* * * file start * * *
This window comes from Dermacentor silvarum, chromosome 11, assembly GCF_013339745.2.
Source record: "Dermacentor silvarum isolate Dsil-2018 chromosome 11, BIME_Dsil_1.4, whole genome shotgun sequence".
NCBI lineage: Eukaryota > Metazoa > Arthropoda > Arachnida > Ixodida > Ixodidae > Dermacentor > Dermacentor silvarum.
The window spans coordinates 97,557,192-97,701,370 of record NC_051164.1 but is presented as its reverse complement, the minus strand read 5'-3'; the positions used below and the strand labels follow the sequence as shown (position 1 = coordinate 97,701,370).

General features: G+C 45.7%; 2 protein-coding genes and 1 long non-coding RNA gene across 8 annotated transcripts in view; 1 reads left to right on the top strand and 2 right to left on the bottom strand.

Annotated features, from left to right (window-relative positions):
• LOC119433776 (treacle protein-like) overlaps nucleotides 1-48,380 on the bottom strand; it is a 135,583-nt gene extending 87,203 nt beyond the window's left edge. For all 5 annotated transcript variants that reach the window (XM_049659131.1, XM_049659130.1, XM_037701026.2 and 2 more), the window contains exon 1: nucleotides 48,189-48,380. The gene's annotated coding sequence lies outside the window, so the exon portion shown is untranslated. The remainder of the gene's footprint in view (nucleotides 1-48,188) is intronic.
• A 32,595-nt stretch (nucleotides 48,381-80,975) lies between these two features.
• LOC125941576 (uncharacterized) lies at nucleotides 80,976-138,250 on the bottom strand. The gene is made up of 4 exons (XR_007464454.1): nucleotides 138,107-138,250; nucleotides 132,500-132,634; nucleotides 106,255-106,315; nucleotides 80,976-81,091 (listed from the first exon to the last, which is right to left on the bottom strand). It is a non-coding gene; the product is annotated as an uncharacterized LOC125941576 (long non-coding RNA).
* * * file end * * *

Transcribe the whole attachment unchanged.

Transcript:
This window comes from Dermacentor silvarum, chromosome 11, assembly GCF_013339745.2.
Source record: "Dermacentor silvarum isolate Dsil-2018 chromosome 11, BIME_Dsil_1.4, whole genome shotgun sequence".
NCBI lineage: Eukaryota > Metazoa > Arthropoda > Arachnida > Ixodida > Ixodidae > Dermacentor > Dermacentor silvarum.
The window spans coordinates 97,557,192-97,701,370 of record NC_051164.1 but is presented as its reverse complement, the minus strand read 5'-3'; the positions used below and the strand labels follow the sequence as shown (position 1 = coordinate 97,701,370).

General features: G+C 45.7%; 2 protein-coding genes and 1 long non-coding RNA gene across 8 annotated transcripts in view; 1 reads left to right on the top strand and 2 right to left on the bottom strand.

Annotated features, from left to right (window-relative positions):
• LOC119433776 (treacle protein-like) overlaps nucleotides 1-48,380 on the bottom strand; it is a 135,583-nt gene extending 87,203 nt beyond the window's left edge. For all 5 annotated transcript variants that reach the window (XM_049659131.1, XM_049659130.1, XM_037701026.2 and 2 more), the window contains exon 1: nucleotides 48,189-48,380. The gene's annotated coding sequence lies outside the window, so the exon portion shown is untranslated. The remainder of the gene's footprint in view (nucleotides 1-48,188) is intronic.
• A 32,595-nt stretch (nucleotides 48,381-80,975) lies between these two features.
• LOC125941576 (uncharacterized) lies at nucleotides 80,976-138,250 on the bottom strand. The gene is made up of 4 exons (XR_007464454.1): nucleotides 138,107-138,250; nucleotides 132,500-132,634; nucleotides 106,255-106,315; nucleotides 80,976-81,091 (listed from the first exon to the last, which is right to left on the bottom strand). It is a non-coding gene; the product is annotated as an uncharacterized LOC125941576 (long non-coding RNA).